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I’m getting about 6.5 down and 1 up from my current ADSL2, in Page. Generally I find it ok, and I work from home, using things like Webex and Zoom, and also stream Netflix and don’t really have any problems even at these speeds. Sometimes I find things slow downloading data from work, but I’m undecided if that’s due to my employer’s infrastructure or the internet.

I’m pretty much resigned to getting probably a only small improvement in speeds from the FTTN NBN I’ll be getting, at around the same price I pay now. And I’ll be stuck with that for 10 years +, because I can’t see a future Labor government undoing what’s already done with FTTN and replacing it with FTTP. I think FTTN recipients are going to be stuck with it until its completely decrepit rather than merely obsolete which it already is. It truly is a sad case of what might have been and wasted opportunity.

I attended Andrew’s forum and while valid points were made, I do suspect some of the issues raised, like poor school internet performance probably have more to do with ACT Education dept decisions (not budgeting appropriately, the quality of their own infrastructure) than any relationship to the NBN or any network provider.

John Moulis said :

I had the NBN connected last Friday and it’s great! I have no problems with it at all. Before NBN I had a download speed of 8, now it is 93. Over the weekend I was able to download both parts of the Wake In Fright TV series in just under 60 seconds, whereas with the old ADSL each part would have taken 3 or 4 hours.

I don’t think I could handle those head exploding speeds, not that I need them as the ADSL 2 through 100% copper wire serves me very well, especially since I gave Telstra the flick and signed up with TPG.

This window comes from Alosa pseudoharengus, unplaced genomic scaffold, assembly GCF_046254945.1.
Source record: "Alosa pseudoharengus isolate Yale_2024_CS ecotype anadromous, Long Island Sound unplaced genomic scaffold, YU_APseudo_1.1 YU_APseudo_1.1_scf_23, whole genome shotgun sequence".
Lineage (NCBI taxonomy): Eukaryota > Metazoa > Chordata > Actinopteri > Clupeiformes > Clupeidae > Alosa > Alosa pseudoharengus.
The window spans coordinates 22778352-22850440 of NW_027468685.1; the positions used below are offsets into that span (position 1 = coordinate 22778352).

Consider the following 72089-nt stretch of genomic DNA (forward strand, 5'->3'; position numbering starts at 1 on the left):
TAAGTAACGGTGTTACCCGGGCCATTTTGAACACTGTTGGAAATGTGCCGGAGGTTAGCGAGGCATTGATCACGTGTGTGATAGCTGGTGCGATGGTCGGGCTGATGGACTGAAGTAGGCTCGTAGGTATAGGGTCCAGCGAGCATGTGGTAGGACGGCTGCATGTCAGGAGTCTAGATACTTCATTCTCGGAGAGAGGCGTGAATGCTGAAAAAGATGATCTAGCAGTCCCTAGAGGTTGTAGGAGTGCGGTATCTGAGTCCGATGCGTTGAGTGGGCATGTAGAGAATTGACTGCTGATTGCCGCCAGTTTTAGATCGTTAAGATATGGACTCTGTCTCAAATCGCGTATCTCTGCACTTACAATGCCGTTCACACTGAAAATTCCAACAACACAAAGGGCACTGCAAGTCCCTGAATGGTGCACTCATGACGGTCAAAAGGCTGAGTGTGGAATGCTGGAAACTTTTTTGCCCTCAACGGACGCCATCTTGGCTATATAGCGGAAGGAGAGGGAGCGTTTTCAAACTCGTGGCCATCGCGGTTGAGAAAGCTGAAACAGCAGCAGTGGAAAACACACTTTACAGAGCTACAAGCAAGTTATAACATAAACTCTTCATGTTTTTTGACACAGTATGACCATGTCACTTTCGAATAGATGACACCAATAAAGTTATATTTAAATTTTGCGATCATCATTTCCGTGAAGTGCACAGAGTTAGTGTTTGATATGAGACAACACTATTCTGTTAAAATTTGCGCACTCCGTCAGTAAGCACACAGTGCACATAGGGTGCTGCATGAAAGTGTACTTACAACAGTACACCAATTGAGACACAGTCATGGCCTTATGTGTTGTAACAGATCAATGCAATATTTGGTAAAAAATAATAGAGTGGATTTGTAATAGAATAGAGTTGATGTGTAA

Actually, I am dreading the day the NBN comes past my house -it won’t be until 2019 anyhow- because I don’t want or need it. That will be when I go to wireless broadband.

Having said that I do marvel at the technology and wonder what the next major advancement will be. Sixty years ago I built a 1 transistor (OC 72) radio as a replacement for a germanium diode crystal set I had built previously. I marvelled at the fact that the transistor enabled me to tune into both the local ABC station and the commercial station within the town I lived AND the next town 35 miles away. Then came television which totally mesmerised me – I even used to watch the test patterns. My business had a teletype machine in the 60s, a fax in the 70s and car mobile phones in the late 80s.

Half the readers of this thread won’t have a clue what I am talking about – technology these days is taken for granted.

I had the NBN connected last Friday and it’s great! I have no problems with it at all. Before NBN I had a download speed of 8, now it is 93. Over the weekend I was able to download both parts of the Wake In Fright TV series in just under 60 seconds, whereas with the old ADSL each part would have taken 3 or 4 hours.